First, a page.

Today’s Solutions: December 10, 2023

NASA’s new multibillion-dollar spacecraft returned from the moon this past weekend, bringing the agency closer to returning astronauts to the moon by 2025.

The Artemis program completed phase one when the Orion capsule splashed down in the Pacific Ocean off Baja California at 9:40 in the morning, Pacific Time. No human-rated spacecraft has circled the moon in 25 and a half days like Artemis 1.

A perfect “textbook entry”

Associate administrator for NASA, Robert D. Cabana, said the spacecraft performed “flawlessly,” with the exception of a few minor issues.

Before re-entry, the capsule “skip entry” to slow down. On Sunday’s NASA live webcast, spokesperson Rob Navias said this descent will offer data for future crewed missions’ splashdown sites.

NASA described it as a perfect “textbook entry.”

“Watching it from the deck as an observer, we saw those three full main parachutes pop out,” NASA spokesperson Derrol Nail said from the USS Portland several miles from the splashdown. “It was a beautiful sight, probably just about several thousand feet in the sky, and we watched that slow descent as the Orion crew module made its way down to the Pacific Ocean.”

Before approaching the capsule, the navy boat waited two hours for the ammonia to vent. Nail claimed the crew module’s cooling system, which is essential for future crewed flights, uses ammonia, which can kill humans.

Navias said the drop tested the spacecraft’s heat shield against the “searing heat of entry” surrounding Orion, which reached 5,000 degrees Fahrenheit, half as hot as the sun’s surface temperature.

Making progress toward returning humans to the moon

The splashdown leaves NASA’s Artemis project on track to land the first woman and person of color on the moon by 2025. Cabana said on Sunday that this test flight is needed to establish the vehicle can fly with a crew. “That’s the next step and I can’t wait,” he added.

However, as observed in the months preceding the capsule launch, delays are not out of the question. After an engine failure, a liquid hydrogen leak, and a hurricane, NASA delayed the Artemis 1 mission for months, and finally launched on the 16th of November.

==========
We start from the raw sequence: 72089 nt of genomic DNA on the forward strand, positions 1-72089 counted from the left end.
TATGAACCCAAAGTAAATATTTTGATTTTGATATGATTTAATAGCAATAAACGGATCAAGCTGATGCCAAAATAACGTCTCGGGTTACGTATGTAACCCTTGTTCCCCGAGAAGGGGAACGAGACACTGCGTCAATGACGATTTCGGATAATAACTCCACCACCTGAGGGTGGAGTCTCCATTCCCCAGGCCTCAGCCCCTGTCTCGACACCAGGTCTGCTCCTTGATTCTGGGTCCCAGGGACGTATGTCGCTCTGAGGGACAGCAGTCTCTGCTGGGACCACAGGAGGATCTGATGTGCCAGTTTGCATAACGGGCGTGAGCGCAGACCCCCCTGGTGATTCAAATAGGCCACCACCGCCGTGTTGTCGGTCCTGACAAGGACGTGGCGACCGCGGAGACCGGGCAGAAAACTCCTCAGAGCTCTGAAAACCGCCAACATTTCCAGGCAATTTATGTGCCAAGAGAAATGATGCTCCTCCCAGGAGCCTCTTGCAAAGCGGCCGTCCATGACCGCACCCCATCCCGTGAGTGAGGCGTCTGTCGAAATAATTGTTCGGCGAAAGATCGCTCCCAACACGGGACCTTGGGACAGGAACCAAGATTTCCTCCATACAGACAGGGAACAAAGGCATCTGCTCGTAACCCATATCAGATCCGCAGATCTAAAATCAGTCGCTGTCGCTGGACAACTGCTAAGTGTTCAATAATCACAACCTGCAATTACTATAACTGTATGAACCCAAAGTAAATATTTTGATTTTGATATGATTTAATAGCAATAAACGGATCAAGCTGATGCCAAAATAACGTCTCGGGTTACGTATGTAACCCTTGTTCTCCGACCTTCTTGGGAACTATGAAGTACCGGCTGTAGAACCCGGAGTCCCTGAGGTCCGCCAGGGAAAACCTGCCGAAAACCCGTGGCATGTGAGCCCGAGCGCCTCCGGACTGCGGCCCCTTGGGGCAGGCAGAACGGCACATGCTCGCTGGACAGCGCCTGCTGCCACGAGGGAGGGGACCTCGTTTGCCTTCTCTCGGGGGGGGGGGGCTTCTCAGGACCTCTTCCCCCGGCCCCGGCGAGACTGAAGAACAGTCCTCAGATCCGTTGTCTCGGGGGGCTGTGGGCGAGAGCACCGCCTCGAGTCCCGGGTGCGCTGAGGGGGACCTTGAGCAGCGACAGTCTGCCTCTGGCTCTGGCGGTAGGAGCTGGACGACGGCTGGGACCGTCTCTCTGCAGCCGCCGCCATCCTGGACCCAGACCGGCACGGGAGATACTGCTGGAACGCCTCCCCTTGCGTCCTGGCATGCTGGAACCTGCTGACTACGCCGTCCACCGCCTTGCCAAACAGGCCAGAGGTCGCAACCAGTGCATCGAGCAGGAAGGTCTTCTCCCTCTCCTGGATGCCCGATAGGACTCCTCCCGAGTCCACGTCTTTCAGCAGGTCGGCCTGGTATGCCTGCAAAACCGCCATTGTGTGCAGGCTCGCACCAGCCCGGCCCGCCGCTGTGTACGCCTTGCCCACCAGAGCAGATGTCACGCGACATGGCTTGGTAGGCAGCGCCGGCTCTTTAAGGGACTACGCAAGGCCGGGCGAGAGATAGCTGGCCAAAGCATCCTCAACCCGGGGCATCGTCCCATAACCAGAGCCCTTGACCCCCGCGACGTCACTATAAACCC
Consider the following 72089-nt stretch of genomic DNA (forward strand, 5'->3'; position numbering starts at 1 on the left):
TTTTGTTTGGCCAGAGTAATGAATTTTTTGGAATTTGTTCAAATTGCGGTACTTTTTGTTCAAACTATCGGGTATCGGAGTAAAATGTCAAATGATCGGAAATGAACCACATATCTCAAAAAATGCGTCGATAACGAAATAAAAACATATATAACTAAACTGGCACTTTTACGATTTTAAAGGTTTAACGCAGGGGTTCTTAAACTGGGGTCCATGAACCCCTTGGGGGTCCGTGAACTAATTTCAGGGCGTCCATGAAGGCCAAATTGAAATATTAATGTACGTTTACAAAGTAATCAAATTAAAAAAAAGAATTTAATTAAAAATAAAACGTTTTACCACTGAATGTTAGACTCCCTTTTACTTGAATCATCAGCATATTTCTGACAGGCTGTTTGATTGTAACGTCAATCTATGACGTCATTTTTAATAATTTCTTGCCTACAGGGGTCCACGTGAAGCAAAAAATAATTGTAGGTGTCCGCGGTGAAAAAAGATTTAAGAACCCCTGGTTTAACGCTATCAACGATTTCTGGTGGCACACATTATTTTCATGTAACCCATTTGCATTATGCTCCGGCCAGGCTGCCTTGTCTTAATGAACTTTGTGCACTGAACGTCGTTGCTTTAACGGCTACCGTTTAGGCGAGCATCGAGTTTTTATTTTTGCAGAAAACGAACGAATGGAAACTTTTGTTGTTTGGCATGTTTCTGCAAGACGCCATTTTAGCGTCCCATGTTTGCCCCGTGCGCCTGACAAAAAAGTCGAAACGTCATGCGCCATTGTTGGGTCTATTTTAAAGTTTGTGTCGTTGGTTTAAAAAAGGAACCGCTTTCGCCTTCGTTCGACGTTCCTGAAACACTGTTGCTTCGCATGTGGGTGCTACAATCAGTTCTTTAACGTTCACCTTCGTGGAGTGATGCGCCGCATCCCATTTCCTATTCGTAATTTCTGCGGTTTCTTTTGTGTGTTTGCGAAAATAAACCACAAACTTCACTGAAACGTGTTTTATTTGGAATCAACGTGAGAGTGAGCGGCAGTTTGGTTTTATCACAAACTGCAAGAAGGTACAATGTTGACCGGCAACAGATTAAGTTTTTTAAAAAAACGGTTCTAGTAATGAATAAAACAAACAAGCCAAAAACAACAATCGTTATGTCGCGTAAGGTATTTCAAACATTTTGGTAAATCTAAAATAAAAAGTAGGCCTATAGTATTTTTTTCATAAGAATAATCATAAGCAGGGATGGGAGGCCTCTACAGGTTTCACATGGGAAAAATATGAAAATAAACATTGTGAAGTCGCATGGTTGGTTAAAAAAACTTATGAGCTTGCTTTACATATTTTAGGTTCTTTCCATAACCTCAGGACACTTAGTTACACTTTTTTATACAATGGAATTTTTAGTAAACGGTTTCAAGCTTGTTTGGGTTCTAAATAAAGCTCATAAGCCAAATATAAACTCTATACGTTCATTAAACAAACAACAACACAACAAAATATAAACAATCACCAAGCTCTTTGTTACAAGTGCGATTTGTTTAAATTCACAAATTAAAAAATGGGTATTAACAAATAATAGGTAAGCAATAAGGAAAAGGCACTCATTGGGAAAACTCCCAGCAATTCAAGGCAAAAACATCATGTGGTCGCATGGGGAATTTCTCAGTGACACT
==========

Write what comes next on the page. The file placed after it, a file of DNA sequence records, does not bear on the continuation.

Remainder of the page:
Honoring Apollo with Artemis’ new legacy

The lunar program, named after Apollo’s twin sister, wants to revive NASA’s moon-landing grandeur from 50 years ago. In July 1969, 600 million people saw Neil Armstrong become the first human to walk on the moon.

“It seems fitting that we would honor Apollo with the new legacy of the Artemis generation and this mission today,” Exploration Systems Development Mission Directorate deputy associate administrator Catherine Koerner said Sunday.

In 2024, Artemis will send the first crewed capsule around the moon without landing. NASA astronaut Shannon Walker anticipates that NASA will announce the crew for this phase in six months.

NASA plans to put astronauts on the moon in phase three by 2025 using the Orion capsule and SpaceX human landing technology. The contract with Elon Musk’s company is worth approximately $2.9 billion.

NASA’s inspector general, Paul Martin, claimed each of its first three missions will cost over $4 billion, not including development expenditures. NASA forecasts that the Artemis missions will cost $93 billion by the end of fiscal 2025.

Cabana, NASA’s associate administrator, said the mission has a bigger purpose than Apollo’s.

“We’re paving a way to go on to not just the moon and Mars, but to establish a presence in our solar system beyond our home planet — to explore, to have those technologies in space, and to continue to learn and improve things here on planet Earth,” he said.

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